My eyes seemed to faint with longing as I passed through Parque Central earlier today, beholding the beautifully rich and ancient buildings. The colonial columns with the Gothic curls atop brightly painted facades form architecture almost too magnificent for me to bear.
When I was in high school, my mom would take us to the dump, which had a little shop off to the side called the Swap Shop. You brought items you wanted to leave, and took others you wanted to take (One year, Mommy ‘bought’ all my birthday presents there and I’ve never let her live it down). Because it was Cape Cod, full of wealthy retirees, you could often make out with a decent haul.
It was in this tiny building by the dump I found an ancient book titled The Paris I Love. It was primarily black and white photos of Paris circa the 1940’s. It’s everything the world imagines Paris to be: Cobbled roads, beautiful architecture, cafes, a million pigeons in a flurry above the widow’s bench.
After flipping through this book in the early 2000’s, I thought utopia was attainable. Or at least, that it had existed for a brief flash in Paris in the 1940’s. The cafe I’m in now is participating in that manmade utopia: These gorgeous buildings flock around the kiosko, which itself is a round concrete gazebo made of Roman columns crumbling in just the right places. Right now, a traditionally dressed woman is kissing a business man leaning against one of the poles.
From the center of the park, you could look around and see open-air balconies where lovers could easily be serenaded à la Say Anything. Olive-skinned Mayans parade around her perimeter, selling jewelry and chiclets in their bright and ornate dresses. The climate has been described as ‘the land of eternal spring.’ If there ever was utopia, Quetzaltenango would be pretty close.
But look a little closer.
I just paid 1Q (12 cents) for a pack of gum from a girl who should be in kindergarten. Instead of learning, she is peddling her family’s goods because children rake in more money than adults.
Pollution lingers in the air thanks to a lack of emissions control (Side note: I’m now grateful America makes us go through those annoying emissions tests), and I’m realizing that beauty must be more than aesthetics.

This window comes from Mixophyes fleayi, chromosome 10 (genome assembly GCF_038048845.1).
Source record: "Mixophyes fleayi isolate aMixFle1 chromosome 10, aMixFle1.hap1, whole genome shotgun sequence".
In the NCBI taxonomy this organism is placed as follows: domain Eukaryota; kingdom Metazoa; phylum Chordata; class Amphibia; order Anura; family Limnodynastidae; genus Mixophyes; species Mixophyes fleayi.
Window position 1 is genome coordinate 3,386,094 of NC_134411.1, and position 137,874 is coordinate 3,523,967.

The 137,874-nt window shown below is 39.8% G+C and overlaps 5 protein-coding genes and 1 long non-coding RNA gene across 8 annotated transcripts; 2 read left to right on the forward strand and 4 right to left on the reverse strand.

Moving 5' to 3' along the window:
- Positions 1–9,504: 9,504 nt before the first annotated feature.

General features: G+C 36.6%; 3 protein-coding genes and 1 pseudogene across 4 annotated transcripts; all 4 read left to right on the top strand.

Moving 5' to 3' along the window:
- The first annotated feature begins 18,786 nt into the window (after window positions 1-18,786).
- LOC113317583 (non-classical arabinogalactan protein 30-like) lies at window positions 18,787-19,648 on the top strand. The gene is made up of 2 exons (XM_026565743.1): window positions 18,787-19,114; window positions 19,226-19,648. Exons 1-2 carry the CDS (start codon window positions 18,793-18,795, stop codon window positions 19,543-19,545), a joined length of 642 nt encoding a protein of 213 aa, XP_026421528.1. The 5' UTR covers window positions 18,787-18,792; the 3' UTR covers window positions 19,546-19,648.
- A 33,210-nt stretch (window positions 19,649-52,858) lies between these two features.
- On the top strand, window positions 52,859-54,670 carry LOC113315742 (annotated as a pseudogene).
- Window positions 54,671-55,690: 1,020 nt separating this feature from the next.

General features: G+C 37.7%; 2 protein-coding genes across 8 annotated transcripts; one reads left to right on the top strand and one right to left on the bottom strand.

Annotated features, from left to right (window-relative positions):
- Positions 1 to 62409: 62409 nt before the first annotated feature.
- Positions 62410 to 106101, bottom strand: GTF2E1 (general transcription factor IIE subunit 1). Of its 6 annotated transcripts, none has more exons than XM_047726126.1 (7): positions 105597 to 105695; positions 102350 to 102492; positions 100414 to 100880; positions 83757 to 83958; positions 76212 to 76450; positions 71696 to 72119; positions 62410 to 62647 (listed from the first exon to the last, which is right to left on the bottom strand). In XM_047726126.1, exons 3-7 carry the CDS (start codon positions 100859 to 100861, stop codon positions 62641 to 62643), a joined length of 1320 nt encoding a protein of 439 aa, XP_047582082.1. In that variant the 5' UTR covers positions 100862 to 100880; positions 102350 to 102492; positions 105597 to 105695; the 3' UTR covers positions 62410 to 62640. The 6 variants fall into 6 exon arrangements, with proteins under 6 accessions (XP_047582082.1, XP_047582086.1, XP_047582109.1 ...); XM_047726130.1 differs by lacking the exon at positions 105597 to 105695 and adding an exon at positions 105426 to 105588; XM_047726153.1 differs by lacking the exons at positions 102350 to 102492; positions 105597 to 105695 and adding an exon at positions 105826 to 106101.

As painfully pretty as this city is, appearances won’t sustain a soul.
I’m presently reading through C.S. Lewis’ book Out of the Silent Planet and the protagonist just had a compelling conversation with an alien poet. The alien told him that they mate only once for the sake of bearing young.
“Isn’t the process of creating the offspring pleasurable,” he asks the alien. (I’m paraphrasing here)
“Of course it is,” replies the alien, “and because it only happens once, the beauty of the event grows in my memory like the progression of a great poem or song.”
The protagonist is confused for a moment and the alien elaborates, “You can read a great line of verse over and over again, but without the context of the entire poem, it loses its power. Time, like a song, must move forward for the fullness of beauty to be witnessed.”
I’ve been stuck on that line of thinking for a while now. Why do something pleasurable over and over again, when you appreciate it more if it only happens once? It’s a tension I’m facing. I mean, if you only ate once more for the rest of your life, you couldn’t dwell very long on the sweet memory of its taste. You can’t be hugged one more time and call it good for the rest of your life.
Time and life are complex. There are three views, check it out:
Eastern: Time is cyclical. Reincarnation. All things repeat. Think of a circle.
Western: Time is linear. Moves forward. Birth, life, death. Picture a straight line.
(Can you see how these views of time inform the way these various cultures have grown and morphed over millennia? The last view is the one I find the most accurate.)
Hebrew: Time is seasonal. Picture a slinky, slightly pulled apart. Winter fades into spring which moves into summer, which becomes fall which goes back to winter. Winter, 1940 is not winter, 2018, but it is still winter. There is repetition and progression. My grandfather was once young and spritely like me, but now it’s my turn.
Soon it will be my turn to fade into the soil.
I’m enjoying this idyllic afternoon, but soon enough, pain will return. Soon it will be my turn to suffer again.
I was just offered more chiclets, this time by a little boy, reminding me that I’m really longing for a city not built by human hands. Beautiful as this town, and many other towns in the world are, they’re not where I belong. I can only stay here so long; 70 more years if I really like it.
The more we see ourselves as aliens on this world, the less attached we will be to the fleeting goods it has to offer us.
I’m still trying to find a way to describe the beauty and power of these words from Hebrews 11, but I can’t. So let me end by just saying that I hope all of us may be humans of whom this is also true:
For he was looking forward to the city with foundations, whose architect and builder is God. . . All these people were still living by faith when they died. They did not receive the things promised; they only saw them and welcomed them from a distance, admitting that they were foreigners and strangers on earth. People who say such things show that they are looking for a country of their own. If they had been thinking of the country they had left, they would have had opportunity to return. Instead, they were longing for a better country—a heavenly one. Therefore God is not ashamed to be called their God, for he has prepared a city for them.